Some time in 1957, His Excellency the Governor-General of Nigeria, Sir James
Robertson, went on tour in Northern Nigeria, the tour starting in Kano where we -
I was ADC at the time - spent two days before going on by road to Katsina and Sokoto.
On the first evening in Kano, HE gave a large drinks party at the Residency and all the
great and good of the government and commercial world were invited. Perhaps there
might have been a hundred or so in all.
The party was sticky. Neither the Resident, Tim Johnstone, nor his wife Berice found
that sort of occasion easy to deal with. Although the Governor-General was the nominal
host, the party was in the Johnstone's house and they knew the guests as we could not.
I could see that HE was looking distinctly unhappy at the way things were going - or not
going - and I was at a loss as to how to improve matters. Suddenly there was a bellow
across the more or less silent room, "David, give us a song".
When the Governor-General of Nigeria demands a song of you and you are his ADC,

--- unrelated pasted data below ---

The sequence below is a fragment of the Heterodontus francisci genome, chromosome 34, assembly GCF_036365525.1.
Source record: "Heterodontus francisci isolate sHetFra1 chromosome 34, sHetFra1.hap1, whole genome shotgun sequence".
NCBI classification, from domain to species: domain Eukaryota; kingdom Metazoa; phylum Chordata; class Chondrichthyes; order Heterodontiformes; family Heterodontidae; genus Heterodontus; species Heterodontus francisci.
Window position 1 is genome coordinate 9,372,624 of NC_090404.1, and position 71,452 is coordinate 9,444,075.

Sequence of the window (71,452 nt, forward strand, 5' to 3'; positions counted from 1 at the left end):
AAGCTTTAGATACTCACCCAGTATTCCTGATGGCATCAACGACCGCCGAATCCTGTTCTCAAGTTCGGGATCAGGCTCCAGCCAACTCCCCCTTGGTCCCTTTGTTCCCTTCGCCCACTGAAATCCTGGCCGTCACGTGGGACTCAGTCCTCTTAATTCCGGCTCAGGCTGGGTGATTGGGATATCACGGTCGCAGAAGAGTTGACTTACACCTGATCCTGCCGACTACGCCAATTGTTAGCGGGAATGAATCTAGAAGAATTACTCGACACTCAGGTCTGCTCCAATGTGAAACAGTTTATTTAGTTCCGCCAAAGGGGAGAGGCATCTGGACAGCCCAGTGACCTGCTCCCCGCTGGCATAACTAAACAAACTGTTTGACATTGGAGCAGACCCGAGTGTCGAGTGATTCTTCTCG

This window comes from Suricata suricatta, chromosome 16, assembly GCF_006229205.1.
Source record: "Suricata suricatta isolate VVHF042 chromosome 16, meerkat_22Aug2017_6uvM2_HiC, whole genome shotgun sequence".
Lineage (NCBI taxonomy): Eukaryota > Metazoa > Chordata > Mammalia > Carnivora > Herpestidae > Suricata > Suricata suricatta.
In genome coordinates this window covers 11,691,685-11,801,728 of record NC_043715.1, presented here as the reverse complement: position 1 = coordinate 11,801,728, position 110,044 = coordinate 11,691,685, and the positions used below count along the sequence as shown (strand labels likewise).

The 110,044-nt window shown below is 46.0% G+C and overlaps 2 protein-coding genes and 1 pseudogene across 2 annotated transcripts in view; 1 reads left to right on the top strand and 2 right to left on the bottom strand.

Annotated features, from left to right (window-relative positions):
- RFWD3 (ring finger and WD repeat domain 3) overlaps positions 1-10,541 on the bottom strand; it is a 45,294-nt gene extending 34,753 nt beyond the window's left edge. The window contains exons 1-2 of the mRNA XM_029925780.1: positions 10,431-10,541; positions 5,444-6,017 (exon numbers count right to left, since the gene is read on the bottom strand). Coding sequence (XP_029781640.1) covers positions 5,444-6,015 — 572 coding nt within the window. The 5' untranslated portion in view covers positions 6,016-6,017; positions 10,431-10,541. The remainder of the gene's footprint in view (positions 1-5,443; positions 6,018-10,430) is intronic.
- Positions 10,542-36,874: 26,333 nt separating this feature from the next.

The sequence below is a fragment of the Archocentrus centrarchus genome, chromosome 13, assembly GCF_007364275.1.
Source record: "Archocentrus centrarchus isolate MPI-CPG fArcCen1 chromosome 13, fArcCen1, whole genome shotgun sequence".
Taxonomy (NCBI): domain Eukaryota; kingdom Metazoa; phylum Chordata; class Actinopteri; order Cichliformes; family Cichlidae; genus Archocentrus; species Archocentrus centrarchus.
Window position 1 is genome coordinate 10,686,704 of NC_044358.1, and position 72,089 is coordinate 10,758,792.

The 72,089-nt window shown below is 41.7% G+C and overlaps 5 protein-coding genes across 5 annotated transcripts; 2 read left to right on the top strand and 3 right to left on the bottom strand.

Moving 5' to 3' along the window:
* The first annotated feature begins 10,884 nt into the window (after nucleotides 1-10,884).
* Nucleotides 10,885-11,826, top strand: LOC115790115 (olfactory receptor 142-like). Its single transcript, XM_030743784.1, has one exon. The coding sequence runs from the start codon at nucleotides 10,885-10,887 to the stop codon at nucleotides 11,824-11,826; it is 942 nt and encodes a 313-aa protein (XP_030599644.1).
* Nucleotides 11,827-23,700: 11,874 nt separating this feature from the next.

there is no getting out of it. What to sing though? Opera? No, not the right sort of
occasion, and anyway I don't know any operatic arias. A hymn so that some people can
join in? No, even if I knew the words the audience might not. The Ball of Kirriemuir?
HE would know it but he could hardly be expected to approve of it in the current situation.
Actually, I think I only hesitated momentarily before I launched into Green Grow
"I'll sing you one-O. Green grow the rushes-O.
What is your one-O?
One is one and all alone and ever more shall be so".
And it goes on for twelve verses and I went on, alone, unassisted, to the bitter end, and
I am pleased to say without stumbling over the words.
I can't say that my performance was greeted by rapturous applause from the
assembled company. I think perhaps they were not sure how to react. But one voice
called out across the room -- "Well done David" came the voice loud and clear of my
master. And that was certainly approval enough for me. And I think the party did go a
little better after that.
There is a sequel to this tale. Four years later, newly married, I was posted to Mubi in
the Northern Cameroons. On the first evening that we were there, my wife and I went to
say hello to the District Officer, Derek Mountain, whom I did not know although
I suppose we must have met on some occasion. As we walked into his house, his wife
Anita exclaimed "Oh, it's the man who sang the song". Thus began a great enduring